Mr. Spies, 33, told the informer that he had ties to the Russian mafia, the complaint says. But none of the defendants are Russian; they include people from Georgia, Italy and France, as well as several Americans. Mr. Kelley said that officials suspected they were buying arms from "rogue folks within Eastern European military circles" but that it was still not clear whether they were members of the military or black marketeers.
According to the complaint, the F.B.I. informer began meeting a year ago with Mr. Spies, whom he had known for several years, and Mr. Solomonyan. The informer, who does not speak Russian, had provided information to American authorities in a separate case three years ago, the officials said.
The first meeting between the informer and the two accused of leading the weapons ring took place in the sauna and then the hot tub at a day spa in Brooklyn, the complaint says.
Mr. Solomonyan told the informer that his contacts were former officials of the K.G.B., the Soviet intelligence service, the complaint says; he said he hoped to acquire weapons from military operations in Chechnya, where Russian forces have been fighting a separatist insurgency.
In one secretly recorded cellular phone conversation, Mr. Solomonyan said he had never made an arms deal before and worried that the informer, who he thought was an arms broker, would think he was too young, according to the complaint.
The arrests began Monday night, when Mr. Solomonyan and Mr. Spies went to a meeting with the informer in Manhattan, where they had been told he would give them false immigration green cards so they could leave the United States to pick up the promised weapons. Instead, they were met by F.B.I. and New York police agents.
Mr. Arena, the F.B.I. official, said the case showed that it was shortsighted to contend that that agency should focus exclusively on combating terrorism and turn its attention away from international organized crime.
The defendants' "knowledge of smuggling routes, their access to weapons and their facility with financial trickery are the things terrorists need to turn a deadly dream into deadly reality," he said.
The operators of a global Internet child pornography service that stretched from Eastern Europe to Mount Laurel, N.J., were indicted on Thursday, and federal and state authorities arrested 15 people in New Jersey who subscribed to the service.
Law enforcement agencies in New Jersey, as well as immigration and postal service officials, collaborated for more than a year on an investigation that focused on a Belarus-based company, Regpay Ltd. The authorities said Regpay operated about 50 child pornography Web sites. The company billed subscribers more than $3 million, according to the federal indictment unsealed Thursday.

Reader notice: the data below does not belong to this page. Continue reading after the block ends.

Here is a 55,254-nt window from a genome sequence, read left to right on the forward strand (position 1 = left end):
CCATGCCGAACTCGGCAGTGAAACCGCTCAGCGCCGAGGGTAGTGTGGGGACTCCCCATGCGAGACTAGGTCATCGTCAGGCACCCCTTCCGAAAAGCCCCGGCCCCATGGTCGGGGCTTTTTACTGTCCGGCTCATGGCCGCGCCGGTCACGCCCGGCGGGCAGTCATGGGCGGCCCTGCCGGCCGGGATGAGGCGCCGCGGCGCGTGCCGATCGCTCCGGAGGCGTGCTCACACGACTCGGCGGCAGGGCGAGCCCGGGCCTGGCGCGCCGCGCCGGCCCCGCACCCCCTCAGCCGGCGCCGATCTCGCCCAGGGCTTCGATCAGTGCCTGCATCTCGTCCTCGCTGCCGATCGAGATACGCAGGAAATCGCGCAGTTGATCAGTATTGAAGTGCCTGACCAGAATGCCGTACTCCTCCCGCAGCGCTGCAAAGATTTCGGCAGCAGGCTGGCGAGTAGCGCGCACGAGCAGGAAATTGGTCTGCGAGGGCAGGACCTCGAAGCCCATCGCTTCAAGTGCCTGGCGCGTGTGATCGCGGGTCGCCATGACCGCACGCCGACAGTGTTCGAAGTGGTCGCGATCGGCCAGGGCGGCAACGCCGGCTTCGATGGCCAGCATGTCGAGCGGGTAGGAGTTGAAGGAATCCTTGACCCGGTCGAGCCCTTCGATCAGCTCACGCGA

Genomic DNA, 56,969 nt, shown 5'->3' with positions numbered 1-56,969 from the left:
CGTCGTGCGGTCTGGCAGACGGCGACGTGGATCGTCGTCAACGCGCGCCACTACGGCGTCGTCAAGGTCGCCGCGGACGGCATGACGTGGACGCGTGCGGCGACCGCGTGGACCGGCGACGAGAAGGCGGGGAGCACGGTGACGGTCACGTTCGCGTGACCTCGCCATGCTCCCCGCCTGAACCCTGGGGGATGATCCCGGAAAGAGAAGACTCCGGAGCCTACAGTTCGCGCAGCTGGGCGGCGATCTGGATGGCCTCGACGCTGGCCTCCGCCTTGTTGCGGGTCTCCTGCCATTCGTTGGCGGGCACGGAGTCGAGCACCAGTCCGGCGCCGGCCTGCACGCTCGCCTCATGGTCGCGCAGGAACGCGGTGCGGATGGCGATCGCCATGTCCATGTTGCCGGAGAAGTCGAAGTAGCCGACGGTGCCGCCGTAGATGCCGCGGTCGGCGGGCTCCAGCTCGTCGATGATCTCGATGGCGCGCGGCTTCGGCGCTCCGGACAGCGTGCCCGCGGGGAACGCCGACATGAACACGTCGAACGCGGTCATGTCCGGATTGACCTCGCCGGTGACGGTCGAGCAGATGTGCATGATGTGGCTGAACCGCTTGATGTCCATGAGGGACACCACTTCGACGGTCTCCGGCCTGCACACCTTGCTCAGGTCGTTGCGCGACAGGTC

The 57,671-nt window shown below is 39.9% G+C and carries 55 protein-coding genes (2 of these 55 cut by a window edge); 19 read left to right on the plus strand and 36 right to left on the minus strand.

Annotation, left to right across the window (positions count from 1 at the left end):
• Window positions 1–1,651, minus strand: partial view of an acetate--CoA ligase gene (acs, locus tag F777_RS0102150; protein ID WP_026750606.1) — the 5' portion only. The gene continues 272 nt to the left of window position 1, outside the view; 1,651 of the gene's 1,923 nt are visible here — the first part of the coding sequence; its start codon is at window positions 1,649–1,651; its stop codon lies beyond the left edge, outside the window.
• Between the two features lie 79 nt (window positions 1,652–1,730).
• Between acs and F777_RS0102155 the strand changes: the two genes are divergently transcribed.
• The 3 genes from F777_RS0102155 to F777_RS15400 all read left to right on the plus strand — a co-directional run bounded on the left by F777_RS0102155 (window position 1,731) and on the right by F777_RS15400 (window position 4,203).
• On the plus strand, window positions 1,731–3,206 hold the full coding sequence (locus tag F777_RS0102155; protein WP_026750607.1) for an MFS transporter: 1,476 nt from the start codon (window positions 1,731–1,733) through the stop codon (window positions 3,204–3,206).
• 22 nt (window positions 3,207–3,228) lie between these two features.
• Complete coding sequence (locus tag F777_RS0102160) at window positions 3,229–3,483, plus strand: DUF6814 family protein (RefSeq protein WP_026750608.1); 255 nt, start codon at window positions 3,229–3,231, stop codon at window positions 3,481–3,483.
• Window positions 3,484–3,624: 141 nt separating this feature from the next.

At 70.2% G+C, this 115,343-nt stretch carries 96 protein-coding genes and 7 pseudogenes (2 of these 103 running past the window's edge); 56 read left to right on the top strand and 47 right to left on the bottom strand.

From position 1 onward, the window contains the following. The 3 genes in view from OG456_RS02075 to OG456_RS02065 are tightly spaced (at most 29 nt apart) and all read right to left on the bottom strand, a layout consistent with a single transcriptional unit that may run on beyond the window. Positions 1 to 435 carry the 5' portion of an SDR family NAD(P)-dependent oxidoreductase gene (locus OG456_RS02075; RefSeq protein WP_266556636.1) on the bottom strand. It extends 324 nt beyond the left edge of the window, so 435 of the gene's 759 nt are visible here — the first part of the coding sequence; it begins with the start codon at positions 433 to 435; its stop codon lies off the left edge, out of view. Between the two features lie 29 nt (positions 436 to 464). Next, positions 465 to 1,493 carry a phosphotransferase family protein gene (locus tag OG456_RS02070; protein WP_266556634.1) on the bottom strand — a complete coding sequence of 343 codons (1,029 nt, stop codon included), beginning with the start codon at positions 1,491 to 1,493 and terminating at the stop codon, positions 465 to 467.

Investigators traced the billings to 15 people in New Jersey who were charged with possession and receipt of child pornography. They include a retired Presbyterian priest, a campus chaplain, a family physician and three convicted sex offenders.
The operators of a Fort Lauderdale Internet billing service, Connections USA, were also indicted and charged with money-laundering. The company wired proceeds from credit card transactions on the Web sites to a bank in Riga, Latvia, where Regpay officials maintained accounts, the authorities said.
''The Internet has a global reach, but so do we,'' said Christopher J. Christie, the United States attorney for New Jersey. ''That should concern the peddlers of child pornography here and abroad, as well as the users who make companies like these flourish.''
Yahor Zalatarou, 25, of Minsk, Belarus, who was the president of Regpay and who was arrested last summer in Paris, was indicted on charges of conspiracy to distribute child pornography, distribution of child pornography, and money laundering, as was the company's marketing director, Alexei Buchnev, 26. Both are in Paris awaiting extradition. The company's technical administrator, Aliaksandr Boika, 29, who was charged with conspiracy to advertise and transport child pornography by computer, was arrested last summer in Madrid and is awaiting extradition to the United States. Tatsiana Sienko, 25, the company's administrative and financial assistant, was also indicted and is being sought in Belarus.
While undercover investigators received details about the operation from some of the Regpay officials in Paris, other details came from the chief executive of Connections USA, Eugene Valentine, 38, of Hollywood, Fla., and another official, Keith Czarnecki, of Oakland Park, Fla. In exchange for cooperating, they were allowed to plead guilty to less serious charges, the authorities said.
Mr. Christie, who called Regpay a ''major player'' in the child pornography business, said that in the past, being overseas somewhat insulated such companies from prosecution by United States authorities. But he added that the recent focus on terrorism ''has us reaching overseas more so, and as a result, investigating terrorism is helping us in investigating other things.''